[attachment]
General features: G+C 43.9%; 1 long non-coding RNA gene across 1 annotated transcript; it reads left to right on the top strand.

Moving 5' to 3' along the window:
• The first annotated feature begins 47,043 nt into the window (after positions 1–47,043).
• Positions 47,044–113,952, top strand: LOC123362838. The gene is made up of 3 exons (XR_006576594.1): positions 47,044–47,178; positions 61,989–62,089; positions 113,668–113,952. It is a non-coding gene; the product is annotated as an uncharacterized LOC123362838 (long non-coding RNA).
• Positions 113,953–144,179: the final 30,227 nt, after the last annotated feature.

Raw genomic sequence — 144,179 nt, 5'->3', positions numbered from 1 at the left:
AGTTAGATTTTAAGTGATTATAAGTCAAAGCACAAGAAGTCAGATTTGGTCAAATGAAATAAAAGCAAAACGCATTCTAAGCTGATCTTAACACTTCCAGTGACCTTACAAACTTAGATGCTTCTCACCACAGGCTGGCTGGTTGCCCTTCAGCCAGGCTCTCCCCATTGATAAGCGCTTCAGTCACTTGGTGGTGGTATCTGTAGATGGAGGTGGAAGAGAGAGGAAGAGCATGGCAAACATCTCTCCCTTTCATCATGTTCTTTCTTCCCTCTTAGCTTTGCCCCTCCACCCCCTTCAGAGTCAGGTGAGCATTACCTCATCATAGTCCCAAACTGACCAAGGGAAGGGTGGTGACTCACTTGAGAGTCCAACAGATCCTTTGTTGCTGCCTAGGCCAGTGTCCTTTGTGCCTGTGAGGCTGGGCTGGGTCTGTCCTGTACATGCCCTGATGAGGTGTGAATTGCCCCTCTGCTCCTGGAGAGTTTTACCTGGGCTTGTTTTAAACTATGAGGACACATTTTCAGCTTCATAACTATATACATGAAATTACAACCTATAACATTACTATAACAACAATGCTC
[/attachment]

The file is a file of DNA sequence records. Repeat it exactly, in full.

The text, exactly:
General features: G+C 43.9%; 1 long non-coding RNA gene across 1 annotated transcript; it reads left to right on the top strand.

Moving 5' to 3' along the window:
• The first annotated feature begins 47,043 nt into the window (after positions 1–47,043).
• Positions 47,044–113,952, top strand: LOC123362838. The gene is made up of 3 exons (XR_006576594.1): positions 47,044–47,178; positions 61,989–62,089; positions 113,668–113,952. It is a non-coding gene; the product is annotated as an uncharacterized LOC123362838 (long non-coding RNA).
• Positions 113,953–144,179: the final 30,227 nt, after the last annotated feature.

Raw genomic sequence — 144,179 nt, 5'->3', positions numbered from 1 at the left:
AGTTAGATTTTAAGTGATTATAAGTCAAAGCACAAGAAGTCAGATTTGGTCAAATGAAATAAAAGCAAAACGCATTCTAAGCTGATCTTAACACTTCCAGTGACCTTACAAACTTAGATGCTTCTCACCACAGGCTGGCTGGTTGCCCTTCAGCCAGGCTCTCCCCATTGATAAGCGCTTCAGTCACTTGGTGGTGGTATCTGTAGATGGAGGTGGAAGAGAGAGGAAGAGCATGGCAAACATCTCTCCCTTTCATCATGTTCTTTCTTCCCTCTTAGCTTTGCCCCTCCACCCCCTTCAGAGTCAGGTGAGCATTACCTCATCATAGTCCCAAACTGACCAAGGGAAGGGTGGTGACTCACTTGAGAGTCCAACAGATCCTTTGTTGCTGCCTAGGCCAGTGTCCTTTGTGCCTGTGAGGCTGGGCTGGGTCTGTCCTGTACATGCCCTGATGAGGTGTGAATTGCCCCTCTGCTCCTGGAGAGTTTTACCTGGGCTTGTTTTAAACTATGAGGACACATTTTCAGCTTCATAACTATATACATGAAATTACAACCTATAACATTACTATAACAACAATGCTC